-- Posted by A. View Point on Mon, Nov 16, 2009, at 11:51 PM
  • I am seeing a lot of comments here from folks who do not want to adjust their personal habits or look into what is a cultural norm. Much of what I am reading above is very similar to the arguments made against every social change movement throughout history. Kindness, compassion, non-violence are all threatening in a culture that is based in greed and lack of empathy. There is no need to have the "problem" of what we do with the male chicks if there is no demand for eggs. 95% of Americans identify themselves as "caring for animals" and yet, 95% of us take part in the needless imprisonment and killing of billions of land and sea animals each year. We can live our most compassionate values. We can take it beyond words to our choices and our actions. Yes, everyone is somebody's lunch. Death is part of life. And, we can choose each day, each moment to do the least harm.

    -- Posted by Raesikora on Sun, Apr 5, 2015, at 1:27 PM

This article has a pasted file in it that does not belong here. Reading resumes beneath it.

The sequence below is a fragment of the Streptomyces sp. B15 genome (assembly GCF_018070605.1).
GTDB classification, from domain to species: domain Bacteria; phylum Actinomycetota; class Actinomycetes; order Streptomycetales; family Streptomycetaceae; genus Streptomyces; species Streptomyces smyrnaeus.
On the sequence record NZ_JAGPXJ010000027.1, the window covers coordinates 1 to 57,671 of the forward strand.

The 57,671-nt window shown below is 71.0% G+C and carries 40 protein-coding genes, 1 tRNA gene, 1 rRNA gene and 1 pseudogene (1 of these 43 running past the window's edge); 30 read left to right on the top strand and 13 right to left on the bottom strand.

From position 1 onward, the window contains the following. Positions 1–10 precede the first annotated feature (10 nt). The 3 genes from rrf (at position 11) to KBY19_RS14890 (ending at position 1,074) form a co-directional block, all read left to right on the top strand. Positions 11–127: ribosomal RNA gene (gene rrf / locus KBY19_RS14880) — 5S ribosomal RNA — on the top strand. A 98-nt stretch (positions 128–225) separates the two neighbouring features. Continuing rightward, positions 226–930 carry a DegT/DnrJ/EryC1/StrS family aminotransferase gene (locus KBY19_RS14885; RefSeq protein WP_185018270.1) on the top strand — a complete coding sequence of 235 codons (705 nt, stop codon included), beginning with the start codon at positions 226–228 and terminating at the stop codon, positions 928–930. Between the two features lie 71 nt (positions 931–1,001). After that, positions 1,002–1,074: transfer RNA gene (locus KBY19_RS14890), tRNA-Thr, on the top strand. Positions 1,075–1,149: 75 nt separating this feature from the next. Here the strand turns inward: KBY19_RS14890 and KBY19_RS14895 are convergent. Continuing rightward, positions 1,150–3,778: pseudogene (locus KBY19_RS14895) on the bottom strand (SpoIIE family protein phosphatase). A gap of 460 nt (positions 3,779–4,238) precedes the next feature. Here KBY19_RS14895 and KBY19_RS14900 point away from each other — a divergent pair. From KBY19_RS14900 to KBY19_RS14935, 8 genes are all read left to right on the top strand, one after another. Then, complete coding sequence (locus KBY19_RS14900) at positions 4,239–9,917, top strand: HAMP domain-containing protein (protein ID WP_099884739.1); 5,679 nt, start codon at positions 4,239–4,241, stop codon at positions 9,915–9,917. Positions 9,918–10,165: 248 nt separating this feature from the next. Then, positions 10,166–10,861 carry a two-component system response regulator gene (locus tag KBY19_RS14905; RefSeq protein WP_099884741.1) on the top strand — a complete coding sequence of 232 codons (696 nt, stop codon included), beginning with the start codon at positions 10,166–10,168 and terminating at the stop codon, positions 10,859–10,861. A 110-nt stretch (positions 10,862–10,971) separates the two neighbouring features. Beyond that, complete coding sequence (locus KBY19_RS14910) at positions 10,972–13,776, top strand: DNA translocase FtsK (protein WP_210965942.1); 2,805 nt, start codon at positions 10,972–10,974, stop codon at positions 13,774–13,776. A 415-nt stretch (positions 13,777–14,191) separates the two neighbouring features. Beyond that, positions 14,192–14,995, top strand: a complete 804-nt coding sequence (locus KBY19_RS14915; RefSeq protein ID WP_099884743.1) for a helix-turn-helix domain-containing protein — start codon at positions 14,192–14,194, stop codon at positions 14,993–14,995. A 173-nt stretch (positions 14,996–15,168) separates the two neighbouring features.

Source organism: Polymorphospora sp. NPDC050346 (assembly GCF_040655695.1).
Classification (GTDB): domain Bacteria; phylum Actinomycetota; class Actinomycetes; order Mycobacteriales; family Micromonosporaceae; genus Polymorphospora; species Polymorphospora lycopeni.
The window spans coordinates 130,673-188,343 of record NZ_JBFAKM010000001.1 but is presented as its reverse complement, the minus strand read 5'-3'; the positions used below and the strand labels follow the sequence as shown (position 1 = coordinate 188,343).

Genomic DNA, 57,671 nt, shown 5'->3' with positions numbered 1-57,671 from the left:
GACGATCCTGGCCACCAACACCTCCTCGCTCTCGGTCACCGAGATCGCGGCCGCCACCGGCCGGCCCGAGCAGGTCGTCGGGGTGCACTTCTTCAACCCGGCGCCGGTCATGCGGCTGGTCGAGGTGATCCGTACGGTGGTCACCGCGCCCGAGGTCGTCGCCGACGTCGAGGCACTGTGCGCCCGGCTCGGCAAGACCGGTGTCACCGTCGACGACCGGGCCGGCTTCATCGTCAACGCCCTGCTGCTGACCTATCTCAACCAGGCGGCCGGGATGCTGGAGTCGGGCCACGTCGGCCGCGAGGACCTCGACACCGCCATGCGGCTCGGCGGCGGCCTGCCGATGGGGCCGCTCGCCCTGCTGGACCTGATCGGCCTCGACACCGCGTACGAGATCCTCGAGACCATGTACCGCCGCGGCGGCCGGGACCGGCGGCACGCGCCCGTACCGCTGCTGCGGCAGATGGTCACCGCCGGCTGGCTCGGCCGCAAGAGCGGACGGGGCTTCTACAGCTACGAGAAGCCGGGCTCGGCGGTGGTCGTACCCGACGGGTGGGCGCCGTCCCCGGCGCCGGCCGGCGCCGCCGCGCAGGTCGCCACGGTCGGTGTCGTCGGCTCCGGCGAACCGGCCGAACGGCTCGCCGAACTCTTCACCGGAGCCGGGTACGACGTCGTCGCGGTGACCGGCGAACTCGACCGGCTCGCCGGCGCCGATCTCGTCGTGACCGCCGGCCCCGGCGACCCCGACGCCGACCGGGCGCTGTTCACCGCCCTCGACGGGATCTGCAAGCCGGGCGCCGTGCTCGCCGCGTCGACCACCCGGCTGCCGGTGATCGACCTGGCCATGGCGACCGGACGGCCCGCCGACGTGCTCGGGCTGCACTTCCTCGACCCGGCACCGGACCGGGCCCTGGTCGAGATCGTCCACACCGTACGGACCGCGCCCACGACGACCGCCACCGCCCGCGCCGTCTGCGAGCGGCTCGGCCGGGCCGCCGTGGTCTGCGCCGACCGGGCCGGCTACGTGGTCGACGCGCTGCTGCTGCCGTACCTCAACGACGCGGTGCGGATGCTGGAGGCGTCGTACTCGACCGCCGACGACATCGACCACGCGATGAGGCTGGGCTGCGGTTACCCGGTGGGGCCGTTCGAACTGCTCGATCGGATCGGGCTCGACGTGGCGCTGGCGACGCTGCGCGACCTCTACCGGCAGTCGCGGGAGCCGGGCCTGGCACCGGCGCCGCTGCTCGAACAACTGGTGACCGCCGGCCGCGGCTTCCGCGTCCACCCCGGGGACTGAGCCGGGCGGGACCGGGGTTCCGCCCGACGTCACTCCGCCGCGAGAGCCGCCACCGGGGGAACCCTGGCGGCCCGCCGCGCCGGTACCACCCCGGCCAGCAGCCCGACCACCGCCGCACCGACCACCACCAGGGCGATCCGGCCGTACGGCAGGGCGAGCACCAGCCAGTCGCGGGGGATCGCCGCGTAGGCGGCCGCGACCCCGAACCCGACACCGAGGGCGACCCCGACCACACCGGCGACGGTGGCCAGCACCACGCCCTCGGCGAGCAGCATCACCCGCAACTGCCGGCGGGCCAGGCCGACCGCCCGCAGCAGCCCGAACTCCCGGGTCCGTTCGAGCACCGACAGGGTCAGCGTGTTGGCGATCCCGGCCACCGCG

• The problem isn't "how" we treat animals, the problem is "that" we treat animals.

    If we asked any person "Do you believe it is wrong to hurt animals?" They would answer yes. "Using" animals for any purpose is violent and unnecessary. We can live perfectly healthy happy lives avoiding all animal use. In doing so, we actually live with the moral values that we already believe in.

    Veganism is a joy. The ability to be healthy, eat great food, wear trending clothes, go to great entertainment places and finally buy products that are not tested on animals.

    Learn more about veganism. Go vegan and educate others.

    -- Posted by frisbeeguitar on Sun, Apr 5, 2015, at 5:19 PM